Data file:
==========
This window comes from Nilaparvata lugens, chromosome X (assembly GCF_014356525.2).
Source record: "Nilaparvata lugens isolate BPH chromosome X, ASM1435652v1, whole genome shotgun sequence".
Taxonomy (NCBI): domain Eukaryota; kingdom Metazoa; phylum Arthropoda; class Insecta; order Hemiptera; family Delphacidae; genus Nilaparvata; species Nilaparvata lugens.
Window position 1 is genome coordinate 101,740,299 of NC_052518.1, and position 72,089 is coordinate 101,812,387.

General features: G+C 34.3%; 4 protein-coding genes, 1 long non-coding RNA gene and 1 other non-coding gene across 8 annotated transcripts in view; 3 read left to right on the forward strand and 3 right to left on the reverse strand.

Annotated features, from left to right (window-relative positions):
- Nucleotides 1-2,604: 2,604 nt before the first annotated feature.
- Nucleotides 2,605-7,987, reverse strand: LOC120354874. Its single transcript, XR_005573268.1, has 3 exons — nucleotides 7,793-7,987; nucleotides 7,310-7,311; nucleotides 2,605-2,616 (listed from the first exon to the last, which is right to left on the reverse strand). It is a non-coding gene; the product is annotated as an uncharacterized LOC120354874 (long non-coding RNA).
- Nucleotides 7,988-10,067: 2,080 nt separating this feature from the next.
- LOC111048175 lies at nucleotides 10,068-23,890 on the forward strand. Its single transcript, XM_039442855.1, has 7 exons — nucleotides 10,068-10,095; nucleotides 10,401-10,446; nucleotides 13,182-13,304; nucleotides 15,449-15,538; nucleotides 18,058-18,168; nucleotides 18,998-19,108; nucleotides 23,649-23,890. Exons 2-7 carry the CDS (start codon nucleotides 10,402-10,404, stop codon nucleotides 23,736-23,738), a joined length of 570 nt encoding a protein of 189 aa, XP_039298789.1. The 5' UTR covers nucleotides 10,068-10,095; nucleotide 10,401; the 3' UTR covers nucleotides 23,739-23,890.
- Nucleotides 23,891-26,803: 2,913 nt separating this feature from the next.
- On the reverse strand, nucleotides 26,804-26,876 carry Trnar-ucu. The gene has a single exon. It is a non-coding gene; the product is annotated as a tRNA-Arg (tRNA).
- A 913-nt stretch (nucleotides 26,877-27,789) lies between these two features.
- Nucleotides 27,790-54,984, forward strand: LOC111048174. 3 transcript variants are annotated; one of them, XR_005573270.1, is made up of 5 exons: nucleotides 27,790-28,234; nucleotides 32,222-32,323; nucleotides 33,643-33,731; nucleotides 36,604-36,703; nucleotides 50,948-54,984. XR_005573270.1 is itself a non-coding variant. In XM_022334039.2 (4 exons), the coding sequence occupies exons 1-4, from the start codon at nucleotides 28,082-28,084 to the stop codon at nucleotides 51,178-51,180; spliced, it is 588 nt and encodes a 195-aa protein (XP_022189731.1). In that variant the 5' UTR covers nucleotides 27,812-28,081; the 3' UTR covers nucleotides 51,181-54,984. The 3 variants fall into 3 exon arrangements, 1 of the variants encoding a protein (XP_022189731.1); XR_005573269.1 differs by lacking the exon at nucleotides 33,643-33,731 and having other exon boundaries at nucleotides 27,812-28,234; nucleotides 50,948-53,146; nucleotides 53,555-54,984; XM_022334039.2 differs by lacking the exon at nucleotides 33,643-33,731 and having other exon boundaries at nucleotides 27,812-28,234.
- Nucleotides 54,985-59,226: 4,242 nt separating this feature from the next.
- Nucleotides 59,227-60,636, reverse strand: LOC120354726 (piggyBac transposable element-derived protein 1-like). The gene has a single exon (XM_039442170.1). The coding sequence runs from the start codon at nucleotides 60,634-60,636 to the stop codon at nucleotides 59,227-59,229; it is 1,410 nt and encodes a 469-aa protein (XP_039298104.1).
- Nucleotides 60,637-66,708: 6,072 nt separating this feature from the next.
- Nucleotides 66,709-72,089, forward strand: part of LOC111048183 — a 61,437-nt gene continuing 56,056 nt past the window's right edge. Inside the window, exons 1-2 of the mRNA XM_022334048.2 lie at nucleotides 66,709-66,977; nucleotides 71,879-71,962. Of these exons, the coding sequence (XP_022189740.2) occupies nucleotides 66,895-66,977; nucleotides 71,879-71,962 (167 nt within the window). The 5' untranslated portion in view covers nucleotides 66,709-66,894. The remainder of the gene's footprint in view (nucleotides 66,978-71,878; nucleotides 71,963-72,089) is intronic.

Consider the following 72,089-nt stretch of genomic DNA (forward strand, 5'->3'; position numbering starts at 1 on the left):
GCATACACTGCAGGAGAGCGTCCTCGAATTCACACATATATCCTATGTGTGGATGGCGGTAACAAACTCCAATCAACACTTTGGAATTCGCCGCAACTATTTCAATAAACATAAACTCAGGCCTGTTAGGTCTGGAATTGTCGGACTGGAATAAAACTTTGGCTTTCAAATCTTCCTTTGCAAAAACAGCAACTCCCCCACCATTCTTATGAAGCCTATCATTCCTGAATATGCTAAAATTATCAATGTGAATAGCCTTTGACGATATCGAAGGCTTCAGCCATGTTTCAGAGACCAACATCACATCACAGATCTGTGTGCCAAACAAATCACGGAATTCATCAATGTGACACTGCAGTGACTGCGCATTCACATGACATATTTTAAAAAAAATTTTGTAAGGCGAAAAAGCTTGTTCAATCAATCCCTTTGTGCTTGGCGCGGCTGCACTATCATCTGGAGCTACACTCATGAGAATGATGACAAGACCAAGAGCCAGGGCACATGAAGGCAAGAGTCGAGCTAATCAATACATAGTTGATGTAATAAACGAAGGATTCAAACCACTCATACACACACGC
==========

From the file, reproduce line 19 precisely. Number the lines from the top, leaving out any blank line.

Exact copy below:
Consider the following 72,089-nt stretch of genomic DNA (forward strand, 5'->3'; position numbering starts at 1 on the left):